The country’s gross domestic product (GDP) rose by 7.5 percent in the second quarter of the year, higher than the 6.3 percent for the same period in 2012.
Although slightly lower than the first quarter’s 7.8 percent, the second-quarter figure boosted first semester GDP to 7.6 percent, higher than the 6.4 percent in the first semester of 2012.
Socio-economic Planning Secretary Arsenio Balisacan said Thursday higher public and consumer spending helped the country defy an Asian slowdown.
The data provides a welcome boost to the government at a time when the country’s stock market and currency slump as foreign investors pull out of emerging economies in expectation of an end to the US Federal Reserve’s stimulus.
“While other economies that were growing at a fast rate are now decelerating due to a global slowdown, the Philippine economy has shown an ability to withstand external shocks,” Balisacan said.
The services sector remained the biggest growth booster, improving by 7.4 percent and accounting for 57.9 percent of the total GDP.
Manufacturing grew by 10.3 percent and construction by 17.4 percent to lead the industry sector, which grew by 10.3 percent.
The agricultural sector had the slowest growth: 9.4 percent of the total GDP for the second semester.
Economics professor and analyst Benjamin Diokno said in a text message that the impact of the “one-time election spending” contributed to the rise of the second quarter growth.
With election spending, growth will be much lower, Diokno said.
“The consensus is that second half growth will be slower than the 7.6 percent first half growth. How slower would depend on how strong the recover the world economy is, the severity of the weather and how well the economy can withstand foreign capital outflow,” he said.
The government had projected a 6 to 7 percent GDP for the year.
The 7.5-percent growth reflects the continued resilience of the domestic economy, Bangko Sentral ng Pilipinas (BSP) Governor Amando Tetangco Jr. said.
“This outturn is broadly in line with many projections of the market analysts,” he said in a text message.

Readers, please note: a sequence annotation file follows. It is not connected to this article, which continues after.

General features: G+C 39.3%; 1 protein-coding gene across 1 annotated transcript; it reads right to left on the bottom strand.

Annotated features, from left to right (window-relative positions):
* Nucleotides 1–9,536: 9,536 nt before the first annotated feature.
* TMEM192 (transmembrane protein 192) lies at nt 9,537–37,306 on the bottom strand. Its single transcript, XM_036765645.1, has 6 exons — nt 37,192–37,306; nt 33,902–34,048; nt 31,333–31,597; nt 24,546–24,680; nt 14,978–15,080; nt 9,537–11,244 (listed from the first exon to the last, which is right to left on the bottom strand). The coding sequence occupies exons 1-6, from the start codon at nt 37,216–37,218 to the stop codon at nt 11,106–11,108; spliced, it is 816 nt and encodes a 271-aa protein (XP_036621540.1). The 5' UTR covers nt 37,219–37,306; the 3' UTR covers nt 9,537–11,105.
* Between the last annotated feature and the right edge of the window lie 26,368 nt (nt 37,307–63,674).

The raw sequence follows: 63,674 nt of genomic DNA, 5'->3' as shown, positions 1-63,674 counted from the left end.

Tetangco hopes the growth will help further build market confidence.
Finance Secretary Cesar Purisima said the second- quarter data is the best evidence the economy is moving from strength to greater strength despite the volatile global environment.
“This sixth straight quarter of growth above 6 percent makes a strong case to differentiate the Philippines from other emerging market countries, which tend to be resource-driven and export-dependent,” Purisima said.
He said the Department of Finance will push for key reforms to attract more investments and continue the fight against corruption, revenue leakages, and vested interests that prevent the Philippines from reaching its full potential.
Budget Secretary Florencio Abad said predicted the economy will continue to surpass expectations.
“While the statement is often repeated, its truth is plain and exact: good governance is good economics. Our country’s economy is sufficient proof of that,” Abad said.
Thursday’s data marks the fourth straight quarter of growth above 7.0 percent.
The Philippine economy is now expanding faster than any other in Southeast Asia, while the second-quarter results are in line with growth in regional powerhouse China.
The country achieved an investment-grade credit rating this year, further boosting business confidence as inflation remained tame and the government’s finances improved.
Emilio Neri, corporate economist of Bank of the Philippine Islands, one of the country’s top lenders, told AFP the high growth figures for the first half were “a fairly rare feat considering that everybody else is going down”.
Manila has avoided the worst because it had not been to dependent on foreign funds and did not borrow too much abroad at the height of the US Fed’s easy money policy.
“We did not get a hangover from this party that the US Federal Reserve hosted,” Neri added.
WITH REPORTS FROM MAYVELIN U. CARABALLO AND AFP